It's Time for White People to Stop Talking and Start Listening: The Lesson I'm Learning From the Charleston Shooting

I don't know how it feels to be a person of color in America. I imagine, sometimes, it can be very difficult and very scary. I'd like to hear more about that.
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This is an article about race.

I don't explicitly write about race often; I'm a feminist writer. My convictions and beliefs about women and gender and equality are central to my life. They shape the way in which I move through the world. Feminism, more than any other dogma or creed, is my religion, the thing about which I am most passionate.

But I don't want to talk about feminism today. I want to talk about race.

I approach writing about this subject with some apprehension. I believe strongly that the best and most helpful view of feminism is the inclusive, diversity-awareness of intersectional feminism, but I'm also a big believer in authenticity. I feel I can write about feminism because I'm personally informed on the subject. I've been a woman all my life, and I've been confronting sexism and prejudice for it for nearly as long. My experiences inform my writing and my opinions, and I think my writing is the better for the sincerity of that. I feel qualified, in a way, to make unequivocal statements on the subject and stand my ground in the face of vitriol and hate and have confidence in my conviction because I believe that my personal feelings matter.

And I don't feel that way about race.

I'm a white woman who was raised in rural North Dakota, one of the whitest places in the United States. For many years, I knew two people of color: one was my second cousin, who is black, and the other was the sole black kid in my school system. That was it. Racism in North Dakota often takes the form of prejudice against Native Americans, but in my isolated small town, hours of miles from the reservation, even that was diluted, simply because it wasn't immediate and therefore at the forefront of anyone's attention--at least, it wasn't at the forefront of my attention.

I grew up, I moved away, I met new and interesting people from a variety of diverse backgrounds, and I learned about intersectional feminism. I learned about the privilege of my childhood and my skin color, and I learned that we are not all the same and that our differences are what make us beautiful, that color blindness does not equal lack of prejudice, and that equality for one is nothing without equality for all -- but I've never lost some of my inhibitions or shook the feeling that my voice wasn't that important in discussions about race. It's one thing to advocate for racial equality, to know that flying the Confederate flag is bullshit, for example, or to talk about disparate rates of incarceration, to talk about facts. These things I'm comfortable with, and these things I do. It's something else, though, to talk about how I feel about the experience of people of color, especially in the face of tragedy.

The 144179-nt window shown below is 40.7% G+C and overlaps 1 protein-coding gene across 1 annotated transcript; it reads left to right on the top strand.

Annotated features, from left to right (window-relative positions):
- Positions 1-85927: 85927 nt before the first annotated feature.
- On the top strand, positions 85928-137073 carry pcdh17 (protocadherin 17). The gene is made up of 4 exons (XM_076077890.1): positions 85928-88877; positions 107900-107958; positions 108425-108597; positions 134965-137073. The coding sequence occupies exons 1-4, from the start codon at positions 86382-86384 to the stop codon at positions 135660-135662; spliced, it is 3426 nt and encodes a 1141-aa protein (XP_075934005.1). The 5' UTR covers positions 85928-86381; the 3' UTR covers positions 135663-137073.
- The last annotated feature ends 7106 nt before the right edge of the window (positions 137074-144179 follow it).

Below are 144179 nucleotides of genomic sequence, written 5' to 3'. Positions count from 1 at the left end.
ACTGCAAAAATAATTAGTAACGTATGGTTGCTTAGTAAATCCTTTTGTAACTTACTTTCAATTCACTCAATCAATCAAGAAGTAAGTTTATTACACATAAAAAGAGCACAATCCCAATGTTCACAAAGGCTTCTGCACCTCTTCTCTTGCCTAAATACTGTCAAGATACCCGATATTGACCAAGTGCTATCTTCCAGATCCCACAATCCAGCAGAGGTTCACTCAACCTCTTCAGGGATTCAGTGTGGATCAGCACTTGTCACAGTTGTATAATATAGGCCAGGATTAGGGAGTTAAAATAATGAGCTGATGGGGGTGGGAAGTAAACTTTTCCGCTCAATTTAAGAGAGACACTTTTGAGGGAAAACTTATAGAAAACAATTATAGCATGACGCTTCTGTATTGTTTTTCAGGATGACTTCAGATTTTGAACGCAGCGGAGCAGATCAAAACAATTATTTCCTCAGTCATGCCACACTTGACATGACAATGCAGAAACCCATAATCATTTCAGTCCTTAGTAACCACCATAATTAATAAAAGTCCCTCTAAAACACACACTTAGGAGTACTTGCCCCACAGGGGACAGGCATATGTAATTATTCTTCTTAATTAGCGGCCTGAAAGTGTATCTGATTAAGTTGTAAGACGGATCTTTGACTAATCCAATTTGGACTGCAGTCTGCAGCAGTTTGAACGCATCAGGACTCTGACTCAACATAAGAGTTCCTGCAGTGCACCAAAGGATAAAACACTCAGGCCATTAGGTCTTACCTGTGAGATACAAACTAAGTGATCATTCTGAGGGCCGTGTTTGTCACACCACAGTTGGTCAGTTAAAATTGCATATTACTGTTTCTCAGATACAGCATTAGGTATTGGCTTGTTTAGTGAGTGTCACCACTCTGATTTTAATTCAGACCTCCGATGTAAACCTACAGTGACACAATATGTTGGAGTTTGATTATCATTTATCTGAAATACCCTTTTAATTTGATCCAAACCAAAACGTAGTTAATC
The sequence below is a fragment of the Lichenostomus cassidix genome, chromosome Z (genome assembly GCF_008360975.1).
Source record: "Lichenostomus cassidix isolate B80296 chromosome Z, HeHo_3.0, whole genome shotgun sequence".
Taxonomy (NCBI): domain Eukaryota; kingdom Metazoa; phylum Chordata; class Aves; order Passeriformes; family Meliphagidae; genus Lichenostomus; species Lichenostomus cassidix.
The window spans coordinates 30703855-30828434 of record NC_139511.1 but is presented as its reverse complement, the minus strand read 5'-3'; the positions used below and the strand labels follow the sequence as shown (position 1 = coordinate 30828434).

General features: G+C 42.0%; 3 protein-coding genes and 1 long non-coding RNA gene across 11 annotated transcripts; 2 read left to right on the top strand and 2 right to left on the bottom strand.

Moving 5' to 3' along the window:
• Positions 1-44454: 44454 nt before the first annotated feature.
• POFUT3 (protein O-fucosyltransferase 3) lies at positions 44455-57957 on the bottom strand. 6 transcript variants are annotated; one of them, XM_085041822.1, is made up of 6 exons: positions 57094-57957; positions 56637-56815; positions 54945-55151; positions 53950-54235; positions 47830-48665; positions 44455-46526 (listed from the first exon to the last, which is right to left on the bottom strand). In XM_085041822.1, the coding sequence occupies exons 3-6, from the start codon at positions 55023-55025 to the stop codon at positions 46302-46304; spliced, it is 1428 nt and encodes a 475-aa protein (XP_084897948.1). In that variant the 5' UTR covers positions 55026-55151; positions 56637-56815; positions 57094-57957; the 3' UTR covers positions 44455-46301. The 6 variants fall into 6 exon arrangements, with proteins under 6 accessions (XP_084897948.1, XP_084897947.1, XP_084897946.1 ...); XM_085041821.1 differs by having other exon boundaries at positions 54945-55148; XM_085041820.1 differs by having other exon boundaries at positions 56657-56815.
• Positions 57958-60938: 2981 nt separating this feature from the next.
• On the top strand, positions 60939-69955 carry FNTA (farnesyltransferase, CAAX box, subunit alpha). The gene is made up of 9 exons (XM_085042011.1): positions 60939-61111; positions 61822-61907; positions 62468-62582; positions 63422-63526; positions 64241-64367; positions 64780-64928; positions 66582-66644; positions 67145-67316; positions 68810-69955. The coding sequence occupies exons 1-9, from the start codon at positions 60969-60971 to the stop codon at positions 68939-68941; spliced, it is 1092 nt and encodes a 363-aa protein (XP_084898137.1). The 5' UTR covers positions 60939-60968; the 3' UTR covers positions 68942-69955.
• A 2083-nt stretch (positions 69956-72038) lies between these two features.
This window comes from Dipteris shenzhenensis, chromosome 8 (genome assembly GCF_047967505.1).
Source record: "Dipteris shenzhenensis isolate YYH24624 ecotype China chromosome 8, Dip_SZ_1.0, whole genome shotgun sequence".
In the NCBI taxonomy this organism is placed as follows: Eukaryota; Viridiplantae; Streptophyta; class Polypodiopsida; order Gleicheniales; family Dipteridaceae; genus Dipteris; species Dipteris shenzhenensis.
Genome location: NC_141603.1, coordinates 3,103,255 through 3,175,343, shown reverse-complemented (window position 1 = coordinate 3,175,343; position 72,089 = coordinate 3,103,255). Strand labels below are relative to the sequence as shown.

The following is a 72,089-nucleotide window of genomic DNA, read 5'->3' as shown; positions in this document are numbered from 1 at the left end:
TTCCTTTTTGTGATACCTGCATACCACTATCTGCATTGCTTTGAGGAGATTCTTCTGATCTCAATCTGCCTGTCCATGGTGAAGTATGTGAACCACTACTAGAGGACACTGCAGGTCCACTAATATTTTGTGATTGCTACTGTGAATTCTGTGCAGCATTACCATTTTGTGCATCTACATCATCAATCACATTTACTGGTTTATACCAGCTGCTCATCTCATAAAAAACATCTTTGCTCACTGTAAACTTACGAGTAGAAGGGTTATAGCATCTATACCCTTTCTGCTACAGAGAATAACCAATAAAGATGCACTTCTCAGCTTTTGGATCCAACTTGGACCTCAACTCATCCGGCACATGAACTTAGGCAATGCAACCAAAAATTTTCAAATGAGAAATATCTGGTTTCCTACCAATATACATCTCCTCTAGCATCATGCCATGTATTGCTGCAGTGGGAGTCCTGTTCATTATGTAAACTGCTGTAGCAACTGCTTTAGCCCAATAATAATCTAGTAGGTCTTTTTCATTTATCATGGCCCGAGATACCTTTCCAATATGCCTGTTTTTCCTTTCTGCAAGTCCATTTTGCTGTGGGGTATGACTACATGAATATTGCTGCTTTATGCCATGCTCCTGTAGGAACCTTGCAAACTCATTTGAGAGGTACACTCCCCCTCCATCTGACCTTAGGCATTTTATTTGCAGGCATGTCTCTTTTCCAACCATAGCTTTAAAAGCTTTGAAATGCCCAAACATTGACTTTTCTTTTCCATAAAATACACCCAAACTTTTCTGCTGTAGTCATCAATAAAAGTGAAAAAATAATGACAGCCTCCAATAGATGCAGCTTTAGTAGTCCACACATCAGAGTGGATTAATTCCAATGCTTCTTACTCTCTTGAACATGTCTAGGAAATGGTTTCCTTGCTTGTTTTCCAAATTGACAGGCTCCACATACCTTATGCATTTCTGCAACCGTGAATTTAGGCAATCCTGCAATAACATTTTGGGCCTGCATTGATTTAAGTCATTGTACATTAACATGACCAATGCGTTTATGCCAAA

I've often thought that this inhibition was a failing of mine, that if I were better educated on the subject of race, that reservation would go away and I would feel like my voice could meaningfully contribute to the discussion, but as I've watched the media spiral and do backbends to avoid using the word terrorist, as I've watched Fox News try to make the Charleston shooting about religion and not about race, as I've watched the sparse coverage of the victims flash photos of the shooter and not photos of the beautiful faces of the victims gone too soon from this world, I've come to believe that inhibition is a positive thing, an awareness of the limitations of my identity.

I don't know how it feels to be a person of color in America. I imagine, sometimes, it can be very difficult and very scary. I'd like to hear more about that. We don't need more white voices clamoring for attention, talking about how this act of domestic terrorism makes them feel. Movements like #NotInOurName, though well-meaning and doubtlessly heartfelt, only inadvertently reinforce the centering of attention on white people. That's not what we need. That's not what this country needs. The voices of people of color are the ones that we should be listening to right now. They know, in a way white people can't, why this has happened, why this keeps happening, and what needs to be done to make sure it doesn't happen again. Those are the voices we should be lifting up -- not our own.

I'm going to stop writing now. I was hesitant to start given the subject of this article, but I think this needs to be said. I'm going to be quiet, and I'd like to ask other white people to join me. There are some people who have some important things to say, and they deserve our full attention.

We have a lot of listening to do.

Special thanks to Tynishia Walker, Andrew Rilometo, Lisa Casarez, Cher Underwood Forsberg, and Kyoungwha Lee for their general excellence, insights, and their willingness to engage and discuss this topic. I appreciate it more than I can say.

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